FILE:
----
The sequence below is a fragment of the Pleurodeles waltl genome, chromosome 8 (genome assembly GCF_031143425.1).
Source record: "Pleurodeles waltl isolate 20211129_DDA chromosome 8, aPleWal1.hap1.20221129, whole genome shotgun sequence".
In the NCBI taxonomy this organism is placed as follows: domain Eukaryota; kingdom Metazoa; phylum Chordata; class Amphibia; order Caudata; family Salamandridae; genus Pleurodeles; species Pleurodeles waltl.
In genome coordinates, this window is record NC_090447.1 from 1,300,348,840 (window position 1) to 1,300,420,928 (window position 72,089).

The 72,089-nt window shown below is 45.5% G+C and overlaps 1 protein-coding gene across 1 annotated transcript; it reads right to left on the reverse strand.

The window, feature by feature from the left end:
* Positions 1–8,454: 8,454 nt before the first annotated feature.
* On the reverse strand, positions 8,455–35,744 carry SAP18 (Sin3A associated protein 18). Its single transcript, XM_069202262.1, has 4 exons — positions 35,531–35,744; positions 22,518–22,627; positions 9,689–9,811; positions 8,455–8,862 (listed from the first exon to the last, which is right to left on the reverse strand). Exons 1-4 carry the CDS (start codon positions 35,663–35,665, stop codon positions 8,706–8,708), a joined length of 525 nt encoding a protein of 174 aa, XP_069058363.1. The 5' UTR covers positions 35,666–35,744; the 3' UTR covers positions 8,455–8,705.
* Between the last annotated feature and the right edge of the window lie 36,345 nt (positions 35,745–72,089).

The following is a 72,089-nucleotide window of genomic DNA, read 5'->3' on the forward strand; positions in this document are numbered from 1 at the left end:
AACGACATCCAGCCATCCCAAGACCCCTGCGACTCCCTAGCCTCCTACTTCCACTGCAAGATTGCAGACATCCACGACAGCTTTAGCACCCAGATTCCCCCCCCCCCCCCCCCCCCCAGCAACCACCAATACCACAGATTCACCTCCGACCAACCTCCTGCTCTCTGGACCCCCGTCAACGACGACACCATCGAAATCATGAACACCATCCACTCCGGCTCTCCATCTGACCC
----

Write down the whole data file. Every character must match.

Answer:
The sequence below is a fragment of the Pleurodeles waltl genome, chromosome 8 (genome assembly GCF_031143425.1).
Source record: "Pleurodeles waltl isolate 20211129_DDA chromosome 8, aPleWal1.hap1.20221129, whole genome shotgun sequence".
In the NCBI taxonomy this organism is placed as follows: domain Eukaryota; kingdom Metazoa; phylum Chordata; class Amphibia; order Caudata; family Salamandridae; genus Pleurodeles; species Pleurodeles waltl.
In genome coordinates, this window is record NC_090447.1 from 1,300,348,840 (window position 1) to 1,300,420,928 (window position 72,089).

The 72,089-nt window shown below is 45.5% G+C and overlaps 1 protein-coding gene across 1 annotated transcript; it reads right to left on the reverse strand.

The window, feature by feature from the left end:
* Positions 1–8,454: 8,454 nt before the first annotated feature.
* On the reverse strand, positions 8,455–35,744 carry SAP18 (Sin3A associated protein 18). Its single transcript, XM_069202262.1, has 4 exons — positions 35,531–35,744; positions 22,518–22,627; positions 9,689–9,811; positions 8,455–8,862 (listed from the first exon to the last, which is right to left on the reverse strand). Exons 1-4 carry the CDS (start codon positions 35,663–35,665, stop codon positions 8,706–8,708), a joined length of 525 nt encoding a protein of 174 aa, XP_069058363.1. The 5' UTR covers positions 35,666–35,744; the 3' UTR covers positions 8,455–8,705.
* Between the last annotated feature and the right edge of the window lie 36,345 nt (positions 35,745–72,089).

The following is a 72,089-nucleotide window of genomic DNA, read 5'->3' on the forward strand; positions in this document are numbered from 1 at the left end:
AACGACATCCAGCCATCCCAAGACCCCTGCGACTCCCTAGCCTCCTACTTCCACTGCAAGATTGCAGACATCCACGACAGCTTTAGCACCCAGATTCCCCCCCCCCCCCCCCCCCCCAGCAACCACCAATACCACAGATTCACCTCCGACCAACCTCCTGCTCTCTGGACCCCCGTCAACGACGACACCATCGAAATCATGAACACCATCCACTCCGGCTCTCCATCTGACCC